Mister Philippines crowns the undeserving

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How male pageants are becoming irrelevant

At the onset of what promises to be another spectacular Binibining Pilipinas, are you asking why so much attention is given to female pageants and not to male contests? I watched the final show of a male pageant at the Newport Performing Arts Theater in Resorts World Manila last January 18. With how Mister Philippines culminated, it came easy for me to understand why male pageants fail. 


Very unlikely to be winners, Mister Philippines chose Richard Brian Mojado (second from left- Mister Planet Philippines), Mark del Rosario (middle, Mister Universe Philippines) and Rickson Logaspi (third from left, Mister Philippines Tourism) to represent the country in international pageants. They are flanked by First Runner-up Charles Palomar (leftmost) and Second Runner-up Jerico Pintoy (rightmost).


It was the finals night of what seems to be the country's grandest male pageant. Everything looks perfect considering the huge venue, two top models- Wilma Doesnt and Andrew Wolff- hosted the show and the judges were some of the best names in modeling and pageantry. But upon glancing at the Facebook page of Mister Philippines to see the candidates profile, I only see 2 or 3 men eligible to compete at the pageant. 

Basing on the pictures, there was one standout. He is Onakee Dela Cruz, 22, who is representing the Filipino Community in Australia. Onakee made it to the top 10 but he failed to advance to the Top 5. Though he was not as good-looking on stage as he was in pictures, I could not think of anyone among the contestants deserving of representing the Philippines. 

In the end, Mark del Rosario of Cavite won Mister Universe Philippines and he is set to compete at the Mister Universe pageant in the Dominican Republic. A judge, who was not identified early in the program, declared that she is rooting for someone from Cavite. "Syempre gusto ko, taga Cavite mananalo," she said, soliciting negative feedback from the audience. Although, Mark provided a satisfying answer to the final question, that would be insignificant noting that he doesn't even deserve to be one of the finalists.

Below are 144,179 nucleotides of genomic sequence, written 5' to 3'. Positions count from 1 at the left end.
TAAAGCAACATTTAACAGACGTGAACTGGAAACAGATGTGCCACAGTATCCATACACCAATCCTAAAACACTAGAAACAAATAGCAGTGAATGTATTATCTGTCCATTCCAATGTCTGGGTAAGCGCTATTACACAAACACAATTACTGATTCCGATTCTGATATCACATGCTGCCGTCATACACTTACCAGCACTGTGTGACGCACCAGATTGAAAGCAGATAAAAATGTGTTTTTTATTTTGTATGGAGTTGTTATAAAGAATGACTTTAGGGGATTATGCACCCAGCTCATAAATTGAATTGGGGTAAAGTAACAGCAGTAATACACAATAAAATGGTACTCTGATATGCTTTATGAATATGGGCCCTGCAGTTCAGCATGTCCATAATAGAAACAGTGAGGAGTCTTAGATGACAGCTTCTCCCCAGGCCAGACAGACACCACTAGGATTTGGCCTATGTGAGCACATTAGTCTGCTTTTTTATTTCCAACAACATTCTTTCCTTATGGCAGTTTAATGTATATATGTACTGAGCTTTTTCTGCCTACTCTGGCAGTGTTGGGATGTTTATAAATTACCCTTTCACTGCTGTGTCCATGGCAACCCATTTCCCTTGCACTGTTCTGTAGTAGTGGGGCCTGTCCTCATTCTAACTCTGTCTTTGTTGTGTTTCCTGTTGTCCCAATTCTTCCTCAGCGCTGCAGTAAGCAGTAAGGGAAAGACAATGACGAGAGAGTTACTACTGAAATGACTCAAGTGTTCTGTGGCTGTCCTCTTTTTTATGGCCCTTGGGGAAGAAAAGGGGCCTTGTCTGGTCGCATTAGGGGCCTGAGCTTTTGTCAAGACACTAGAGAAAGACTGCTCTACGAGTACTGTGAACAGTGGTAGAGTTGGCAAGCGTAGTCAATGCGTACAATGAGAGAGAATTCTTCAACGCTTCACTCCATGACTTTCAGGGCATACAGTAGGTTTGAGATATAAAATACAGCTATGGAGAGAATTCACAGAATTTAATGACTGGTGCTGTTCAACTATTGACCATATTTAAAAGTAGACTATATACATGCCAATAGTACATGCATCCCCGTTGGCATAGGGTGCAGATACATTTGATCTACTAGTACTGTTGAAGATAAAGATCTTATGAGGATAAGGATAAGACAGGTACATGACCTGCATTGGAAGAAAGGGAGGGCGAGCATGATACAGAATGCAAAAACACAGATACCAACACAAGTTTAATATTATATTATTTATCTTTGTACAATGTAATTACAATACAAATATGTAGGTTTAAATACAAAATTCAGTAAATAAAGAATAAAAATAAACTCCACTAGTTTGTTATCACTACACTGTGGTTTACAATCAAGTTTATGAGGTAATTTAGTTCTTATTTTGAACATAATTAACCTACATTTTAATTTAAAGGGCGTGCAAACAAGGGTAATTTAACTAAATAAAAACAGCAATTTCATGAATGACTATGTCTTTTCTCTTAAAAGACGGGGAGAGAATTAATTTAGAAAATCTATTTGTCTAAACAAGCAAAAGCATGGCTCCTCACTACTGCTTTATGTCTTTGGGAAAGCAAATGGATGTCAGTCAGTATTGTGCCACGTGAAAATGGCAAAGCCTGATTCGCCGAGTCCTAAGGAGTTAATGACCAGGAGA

Onakee dela Cruz, 22 (top photos) and Mike Gerard Mendoza, 19 (bottom photo) are the only contestants we found worthy of winning Mister Philippines from a very weak field of participants. 


Lipa's Richard Brian Mojado, the contestant poked fun by host Wilma Doesnt on stage for his awkward facial expressions, won Mister Planet Philippines. Mister Planet is created by Overseas Events, a European organization, and it is set to be held in the Philippines on an undisclosed date. Mister Philippines Tourism, on the other hand, is Rickson Logaspi. Representing Baguio, Rickson is the best contestant if we need to compare the three winners. By standards though, I'm not sure if he can qualify as a contestant even in Eat Bulaga's Mister Pogi.

Charles Palomar, the contestant who exhibited the most personality amongst the five finalists, was adjudged First Runner-up. Supposedly a bad trait, his cockiness compensated the other's contestants' lack of character. He was the last hope for Mister Philippines to come up with a decent winner but came short. Jerico Pintoy, meanwhile, was chosen as the Second Runner-up. As for Pintoy, let the photos tell you what's he like. 


Wilma Doesnt and Andrew Wolff appeared to be overqualified to host a pageant with undeserving set of contestants. 


Although female beauty pageant organizations are also having challenges in exuding credibility, pageant fans and the general audience somehow have a little background of what the winners' requirements are for the women. Even with surprising winners year after year, winning in international contests redeem female pageants like Binibining Pilipinas and Miss World Philippines. This could be considered true recently to male competitions but we must not forget that half of Andrew Wolf (Mister World 2013 First Runner-up) and Gil Wagas (Mister International 2013 Fourth Runner-up) represented the country by appointment. 

The most obvious reason why male pageants don't work is the lack of commercial value. Pageants are fundraising activities, or to drop the sugarcoating, money-making businesses and they need sponsors to provide financial support. Sure Century Tuna Superbods and Mossimo Bikini Summit are successful (they have male and female contestants by the way) but it is because these pageants stand as extensions of the brands they are named after. 

If we use the same formula for the girls, it is certain that male pageants will soon pick up. However, if we keep on fielding and crowning undeserving winners, we'd rather stop holding male pageants. 


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